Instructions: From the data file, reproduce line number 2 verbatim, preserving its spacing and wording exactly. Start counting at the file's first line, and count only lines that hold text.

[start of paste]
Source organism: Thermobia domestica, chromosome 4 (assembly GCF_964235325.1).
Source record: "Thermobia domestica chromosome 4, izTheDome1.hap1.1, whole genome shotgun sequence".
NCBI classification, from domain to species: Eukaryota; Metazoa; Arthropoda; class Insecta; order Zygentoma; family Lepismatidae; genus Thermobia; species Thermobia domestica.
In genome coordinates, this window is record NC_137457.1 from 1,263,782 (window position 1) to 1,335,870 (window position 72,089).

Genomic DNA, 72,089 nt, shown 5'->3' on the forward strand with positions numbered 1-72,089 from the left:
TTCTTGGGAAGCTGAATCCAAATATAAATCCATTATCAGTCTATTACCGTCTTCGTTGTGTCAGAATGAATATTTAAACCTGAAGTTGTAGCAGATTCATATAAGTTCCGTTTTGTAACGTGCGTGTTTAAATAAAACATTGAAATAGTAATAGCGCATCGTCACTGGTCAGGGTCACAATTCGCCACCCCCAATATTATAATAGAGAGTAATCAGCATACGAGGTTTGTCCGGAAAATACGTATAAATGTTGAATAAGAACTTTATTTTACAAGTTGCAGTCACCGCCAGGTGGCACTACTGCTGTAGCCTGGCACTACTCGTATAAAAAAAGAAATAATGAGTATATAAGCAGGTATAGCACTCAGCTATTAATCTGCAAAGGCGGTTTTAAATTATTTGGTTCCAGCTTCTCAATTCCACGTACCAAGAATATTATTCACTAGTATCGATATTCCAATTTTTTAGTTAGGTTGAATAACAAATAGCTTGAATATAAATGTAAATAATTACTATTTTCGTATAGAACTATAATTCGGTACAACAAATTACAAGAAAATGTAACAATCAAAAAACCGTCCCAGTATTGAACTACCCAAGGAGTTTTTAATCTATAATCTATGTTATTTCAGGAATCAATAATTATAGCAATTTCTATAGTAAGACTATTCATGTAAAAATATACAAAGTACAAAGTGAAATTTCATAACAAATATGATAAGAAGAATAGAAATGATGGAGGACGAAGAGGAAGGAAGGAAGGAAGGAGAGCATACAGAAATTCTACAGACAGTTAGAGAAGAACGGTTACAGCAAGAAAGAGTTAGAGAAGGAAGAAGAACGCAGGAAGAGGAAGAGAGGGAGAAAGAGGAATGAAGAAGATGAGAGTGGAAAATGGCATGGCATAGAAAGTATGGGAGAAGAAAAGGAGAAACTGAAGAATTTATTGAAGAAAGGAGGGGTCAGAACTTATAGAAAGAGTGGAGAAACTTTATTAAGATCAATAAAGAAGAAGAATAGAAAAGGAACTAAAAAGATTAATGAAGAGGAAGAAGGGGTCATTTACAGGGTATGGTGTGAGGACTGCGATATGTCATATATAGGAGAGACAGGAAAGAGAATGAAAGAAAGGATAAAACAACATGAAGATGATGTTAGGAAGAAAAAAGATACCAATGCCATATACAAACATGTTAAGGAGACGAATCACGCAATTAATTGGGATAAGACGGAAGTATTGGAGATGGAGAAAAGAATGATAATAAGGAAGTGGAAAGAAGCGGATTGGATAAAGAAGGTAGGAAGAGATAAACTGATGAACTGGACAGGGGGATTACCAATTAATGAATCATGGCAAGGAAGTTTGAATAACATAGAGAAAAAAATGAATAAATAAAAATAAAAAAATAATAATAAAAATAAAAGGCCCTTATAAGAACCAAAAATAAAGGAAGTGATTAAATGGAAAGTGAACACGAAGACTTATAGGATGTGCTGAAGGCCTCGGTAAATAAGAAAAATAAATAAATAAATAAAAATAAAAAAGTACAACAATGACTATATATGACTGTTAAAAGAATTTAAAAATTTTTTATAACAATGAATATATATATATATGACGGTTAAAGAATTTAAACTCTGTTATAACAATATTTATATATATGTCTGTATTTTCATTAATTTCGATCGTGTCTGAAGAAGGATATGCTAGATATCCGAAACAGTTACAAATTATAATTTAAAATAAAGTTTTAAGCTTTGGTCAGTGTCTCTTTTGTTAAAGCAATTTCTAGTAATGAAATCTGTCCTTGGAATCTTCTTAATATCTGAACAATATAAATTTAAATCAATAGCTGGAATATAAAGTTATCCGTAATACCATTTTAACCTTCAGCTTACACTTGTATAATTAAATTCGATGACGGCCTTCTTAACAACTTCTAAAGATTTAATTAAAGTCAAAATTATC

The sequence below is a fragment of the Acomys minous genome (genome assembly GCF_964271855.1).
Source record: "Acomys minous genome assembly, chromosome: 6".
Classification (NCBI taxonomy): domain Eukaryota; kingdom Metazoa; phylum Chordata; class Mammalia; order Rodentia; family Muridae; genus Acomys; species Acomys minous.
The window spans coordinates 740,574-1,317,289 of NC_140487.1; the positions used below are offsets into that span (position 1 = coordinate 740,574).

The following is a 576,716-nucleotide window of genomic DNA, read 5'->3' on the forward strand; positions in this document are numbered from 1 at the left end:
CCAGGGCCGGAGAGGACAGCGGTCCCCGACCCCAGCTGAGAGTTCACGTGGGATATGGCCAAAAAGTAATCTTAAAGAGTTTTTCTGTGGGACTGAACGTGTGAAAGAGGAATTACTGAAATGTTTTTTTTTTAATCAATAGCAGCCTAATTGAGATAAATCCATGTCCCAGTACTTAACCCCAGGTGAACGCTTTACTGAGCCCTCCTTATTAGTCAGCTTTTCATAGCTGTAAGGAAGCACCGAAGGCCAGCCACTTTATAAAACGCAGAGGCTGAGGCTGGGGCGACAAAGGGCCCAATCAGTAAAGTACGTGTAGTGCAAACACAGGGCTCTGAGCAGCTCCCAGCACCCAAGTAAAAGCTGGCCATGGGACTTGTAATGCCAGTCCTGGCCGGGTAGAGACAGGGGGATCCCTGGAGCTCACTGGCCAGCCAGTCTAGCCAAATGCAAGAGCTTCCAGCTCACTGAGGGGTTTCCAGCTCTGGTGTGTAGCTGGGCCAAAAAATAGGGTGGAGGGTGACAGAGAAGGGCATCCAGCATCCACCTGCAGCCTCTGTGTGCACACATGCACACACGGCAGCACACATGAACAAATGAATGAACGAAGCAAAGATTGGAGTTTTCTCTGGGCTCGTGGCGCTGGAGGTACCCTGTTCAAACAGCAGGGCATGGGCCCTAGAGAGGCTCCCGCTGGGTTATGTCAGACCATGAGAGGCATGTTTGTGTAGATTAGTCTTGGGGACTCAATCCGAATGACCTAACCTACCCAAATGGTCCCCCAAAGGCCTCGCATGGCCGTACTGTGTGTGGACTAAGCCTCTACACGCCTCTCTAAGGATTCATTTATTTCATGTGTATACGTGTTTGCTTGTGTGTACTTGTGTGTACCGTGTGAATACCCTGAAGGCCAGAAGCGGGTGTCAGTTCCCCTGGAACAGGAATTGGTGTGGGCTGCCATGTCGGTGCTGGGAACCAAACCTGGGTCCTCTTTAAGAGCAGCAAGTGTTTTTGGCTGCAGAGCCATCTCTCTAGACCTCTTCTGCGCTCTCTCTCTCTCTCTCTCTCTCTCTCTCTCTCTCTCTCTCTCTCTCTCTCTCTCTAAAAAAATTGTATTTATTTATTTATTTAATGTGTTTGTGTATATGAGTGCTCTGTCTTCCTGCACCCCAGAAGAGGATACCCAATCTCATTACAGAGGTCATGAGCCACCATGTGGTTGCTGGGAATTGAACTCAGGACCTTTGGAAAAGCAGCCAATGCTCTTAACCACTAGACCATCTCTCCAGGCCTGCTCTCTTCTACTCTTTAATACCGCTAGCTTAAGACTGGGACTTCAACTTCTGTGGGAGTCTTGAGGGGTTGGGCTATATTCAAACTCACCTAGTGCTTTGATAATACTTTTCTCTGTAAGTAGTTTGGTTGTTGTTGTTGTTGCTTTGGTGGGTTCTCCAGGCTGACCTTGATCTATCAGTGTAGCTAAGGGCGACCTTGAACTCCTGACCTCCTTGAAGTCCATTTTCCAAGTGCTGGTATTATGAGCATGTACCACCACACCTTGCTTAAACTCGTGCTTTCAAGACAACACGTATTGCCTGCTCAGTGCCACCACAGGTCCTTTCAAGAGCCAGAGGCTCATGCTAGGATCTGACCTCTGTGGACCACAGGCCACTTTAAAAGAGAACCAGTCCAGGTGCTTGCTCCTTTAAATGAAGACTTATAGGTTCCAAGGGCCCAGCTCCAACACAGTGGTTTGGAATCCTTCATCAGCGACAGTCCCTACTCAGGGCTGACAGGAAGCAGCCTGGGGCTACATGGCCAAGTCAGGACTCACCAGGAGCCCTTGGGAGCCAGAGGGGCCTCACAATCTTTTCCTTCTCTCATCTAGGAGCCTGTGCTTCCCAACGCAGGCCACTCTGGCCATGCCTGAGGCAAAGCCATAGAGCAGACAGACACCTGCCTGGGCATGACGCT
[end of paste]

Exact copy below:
Source record: "Thermobia domestica chromosome 4, izTheDome1.hap1.1, whole genome shotgun sequence".